John Foxe and King John

King John is a figure that has often been used and abused, in literature, Reformation historiography, even art. My doctoral work on an important chronicle from his reign (the Crowland Chronicle, for those who have been coming to this blog in the past) is almost finished, but I have now discovered that the famous John Foxe, the 16th-century author of the Acts and Monuments, popularly known as Foxe’s Book of Martyrs, had used parts of the Crowland Chronicle in his discussion of King John.

The chronicler from Crowland abbey, writing in the early thirteenth century, gave an assessment of John’s reign, now famous with all students of Angevin history:

Ibi igitur morbo invalescente, diem clausit extremum xiiii. kalendas Novembris postquam regnaverat annis xvii. mensibus v. diebus iiii: princeps quidem magnus, sed minus felix, et cum Mario fortunam utramque expertus: munificus et liberalis in exteros, sed suorum depredator, plus in alienis quam in suis confidens, unde et a suis ante finem derelictus est, et in fine modicum luctus.

In Antonia Gransden’s translation:

He was indeed a great prince, but rather an unhappy one, and, like Marius, experienced both good and bad fortune. He was munificent and generous to foreigners but a robber of his own people. He confided more in foreigners than in his subjects. And therefore he was deserted by his people before the end and was only moderately happy at the last. Historical Writing in England (London, 1974), 343

The end of Foxe’s account of the reign of king John (I, 14) weaves two threads: John’s legendary poisoning by a monk of Swineshead Abbey in 1216 and the king’s alleged contempt for the Catholic Mass, which must have charmed Foxe more than anything else. He wrote (emphasis mine):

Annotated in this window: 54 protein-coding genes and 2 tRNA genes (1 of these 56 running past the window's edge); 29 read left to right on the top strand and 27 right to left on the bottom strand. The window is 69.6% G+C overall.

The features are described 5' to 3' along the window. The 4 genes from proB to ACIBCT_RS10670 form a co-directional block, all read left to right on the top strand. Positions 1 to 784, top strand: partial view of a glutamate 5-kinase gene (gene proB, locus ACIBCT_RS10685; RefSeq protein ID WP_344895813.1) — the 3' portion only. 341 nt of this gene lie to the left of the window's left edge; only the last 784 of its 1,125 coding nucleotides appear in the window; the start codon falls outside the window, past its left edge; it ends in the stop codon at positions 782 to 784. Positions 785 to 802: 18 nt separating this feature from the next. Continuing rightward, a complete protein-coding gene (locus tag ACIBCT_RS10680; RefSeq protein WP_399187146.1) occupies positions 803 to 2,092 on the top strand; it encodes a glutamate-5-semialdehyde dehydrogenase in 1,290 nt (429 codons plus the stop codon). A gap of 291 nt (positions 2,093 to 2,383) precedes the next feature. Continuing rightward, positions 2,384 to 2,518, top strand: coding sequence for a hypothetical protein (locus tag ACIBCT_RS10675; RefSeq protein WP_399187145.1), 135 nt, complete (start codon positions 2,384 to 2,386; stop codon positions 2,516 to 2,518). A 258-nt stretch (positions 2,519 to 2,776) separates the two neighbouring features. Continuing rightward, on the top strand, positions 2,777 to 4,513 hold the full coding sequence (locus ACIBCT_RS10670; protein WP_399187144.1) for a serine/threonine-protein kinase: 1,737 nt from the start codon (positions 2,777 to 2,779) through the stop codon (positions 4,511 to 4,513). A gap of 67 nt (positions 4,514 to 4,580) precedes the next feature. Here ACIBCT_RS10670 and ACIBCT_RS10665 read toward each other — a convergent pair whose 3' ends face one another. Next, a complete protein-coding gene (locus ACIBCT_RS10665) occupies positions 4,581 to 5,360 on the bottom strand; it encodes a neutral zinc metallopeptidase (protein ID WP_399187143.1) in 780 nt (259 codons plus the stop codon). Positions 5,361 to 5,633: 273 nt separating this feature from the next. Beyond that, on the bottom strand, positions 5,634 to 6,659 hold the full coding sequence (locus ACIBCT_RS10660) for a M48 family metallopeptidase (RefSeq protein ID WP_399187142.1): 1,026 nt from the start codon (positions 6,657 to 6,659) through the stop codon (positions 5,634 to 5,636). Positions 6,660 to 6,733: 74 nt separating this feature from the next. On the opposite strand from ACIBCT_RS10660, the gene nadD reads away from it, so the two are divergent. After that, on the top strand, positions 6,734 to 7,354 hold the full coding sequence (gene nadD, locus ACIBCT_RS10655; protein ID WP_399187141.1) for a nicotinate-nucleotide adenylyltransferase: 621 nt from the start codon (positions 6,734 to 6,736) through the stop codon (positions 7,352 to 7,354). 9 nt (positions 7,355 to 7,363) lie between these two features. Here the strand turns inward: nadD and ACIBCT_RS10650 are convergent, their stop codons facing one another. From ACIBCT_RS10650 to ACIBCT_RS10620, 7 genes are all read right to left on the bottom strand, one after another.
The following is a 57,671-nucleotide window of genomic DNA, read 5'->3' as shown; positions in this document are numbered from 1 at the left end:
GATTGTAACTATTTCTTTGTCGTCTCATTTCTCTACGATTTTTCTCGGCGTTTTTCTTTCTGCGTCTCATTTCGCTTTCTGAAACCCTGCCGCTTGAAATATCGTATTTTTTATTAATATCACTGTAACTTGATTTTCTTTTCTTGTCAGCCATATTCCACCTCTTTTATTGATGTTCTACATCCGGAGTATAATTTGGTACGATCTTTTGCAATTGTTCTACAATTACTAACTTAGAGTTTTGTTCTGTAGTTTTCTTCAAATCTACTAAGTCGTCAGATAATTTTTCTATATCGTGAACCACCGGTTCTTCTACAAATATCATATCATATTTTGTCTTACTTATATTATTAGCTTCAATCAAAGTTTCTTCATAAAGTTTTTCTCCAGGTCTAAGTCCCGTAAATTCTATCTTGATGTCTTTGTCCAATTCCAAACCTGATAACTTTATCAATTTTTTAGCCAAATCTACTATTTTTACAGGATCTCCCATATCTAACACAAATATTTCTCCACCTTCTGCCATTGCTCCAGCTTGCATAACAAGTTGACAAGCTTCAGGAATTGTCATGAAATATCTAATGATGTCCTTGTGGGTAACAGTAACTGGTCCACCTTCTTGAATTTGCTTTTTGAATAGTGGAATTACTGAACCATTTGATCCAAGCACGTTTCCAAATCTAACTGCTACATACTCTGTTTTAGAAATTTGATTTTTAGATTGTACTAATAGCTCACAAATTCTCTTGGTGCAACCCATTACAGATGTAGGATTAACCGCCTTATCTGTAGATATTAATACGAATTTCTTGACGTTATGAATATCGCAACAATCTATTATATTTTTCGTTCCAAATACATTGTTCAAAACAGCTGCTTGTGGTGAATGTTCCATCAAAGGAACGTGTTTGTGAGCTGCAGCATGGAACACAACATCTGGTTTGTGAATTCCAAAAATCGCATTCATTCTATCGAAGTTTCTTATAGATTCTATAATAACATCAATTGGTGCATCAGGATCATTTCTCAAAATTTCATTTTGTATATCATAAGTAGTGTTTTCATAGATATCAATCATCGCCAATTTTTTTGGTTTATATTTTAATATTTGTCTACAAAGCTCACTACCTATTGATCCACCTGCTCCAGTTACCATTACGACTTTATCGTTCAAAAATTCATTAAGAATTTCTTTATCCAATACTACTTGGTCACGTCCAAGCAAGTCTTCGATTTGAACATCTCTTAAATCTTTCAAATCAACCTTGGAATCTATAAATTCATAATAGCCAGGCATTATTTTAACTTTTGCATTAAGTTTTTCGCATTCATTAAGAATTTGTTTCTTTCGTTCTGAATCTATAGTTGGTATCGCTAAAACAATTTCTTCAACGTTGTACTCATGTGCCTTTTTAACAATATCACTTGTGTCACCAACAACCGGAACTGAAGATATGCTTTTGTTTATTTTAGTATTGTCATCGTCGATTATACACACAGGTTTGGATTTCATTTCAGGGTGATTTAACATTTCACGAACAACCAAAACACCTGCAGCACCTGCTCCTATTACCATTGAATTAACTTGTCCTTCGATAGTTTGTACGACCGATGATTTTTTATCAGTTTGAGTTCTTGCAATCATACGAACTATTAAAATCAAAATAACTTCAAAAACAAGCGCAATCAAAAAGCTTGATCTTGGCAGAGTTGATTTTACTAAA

And in the same selfe yeare, as kyng Iohn was come to Swinested Abbey, not farre from Lincolne, he rested there two dayes, where as most writers testifie þt he was most trayterously poisoned, by a Monke of that Abbey, of the sect of Sisteanes, or sainct Bernardes brethren called Simon of Swinsted. And concerning his noble personage, this witnesse geueth Roger Houeden therein: princeps quidem magnus erat sed minus felix: atque vt Marius vtramquè fortunam expertus. doubtles (saieth he) kyng Iohn was a mighty Prince, but not so fortunate as many were. Not altogether vnlike to Marius the noble Romaine, he tasted Fortune bothe waies, much in mercy, in warres, sometime he wonne, sometime again he lost. Munificus ac liberalis in exteros fuit, sed proditionis causa suorū depredator, plus aduenis quam suis confidens. He was also very bounteous and liberall vnto straungers, but to his owne people, for theyr daily treasons sake he was a great oppressour, so that he trusted more to foreiners then to thē.


Among other diuers and sondry conditions, belonging to this king, one there was, whiche is not in him to be reprehended, but commēded rather, for that being farre from the superstition which kynges at that time were commonly subiect vnto, regarded not the popish Masse, as in certain Chronicles writing of him may bee collected: for so I find testified of hym by Math. Parisiensis, that the king vppon a time in hys hunting, commyng where a very fat stag was cut vp and opened (or how the hunters terme it, I cannot tell) the king beholding the fatnes and the liking of the stagge: see sayeth he, how easily and happely he hath liued, and yet for all that he neuer heard any Masse.


Foxe was wrong to attribute the pronouncements on John to Roger of Howden (Roger wrote a Chronicle but was dead by 1202). Yet, that was understandable, as Foxe found the annal in a work which had relied on Howden’s Chronicle up to a point and established a certain affiliation to the latter. On the other hand, it is rather puzzling that Foxe kept the attribution to Howden when the work from which he worked was known to his contemporaries (Leland and others) as the Memoriale of Walter of Coventry.


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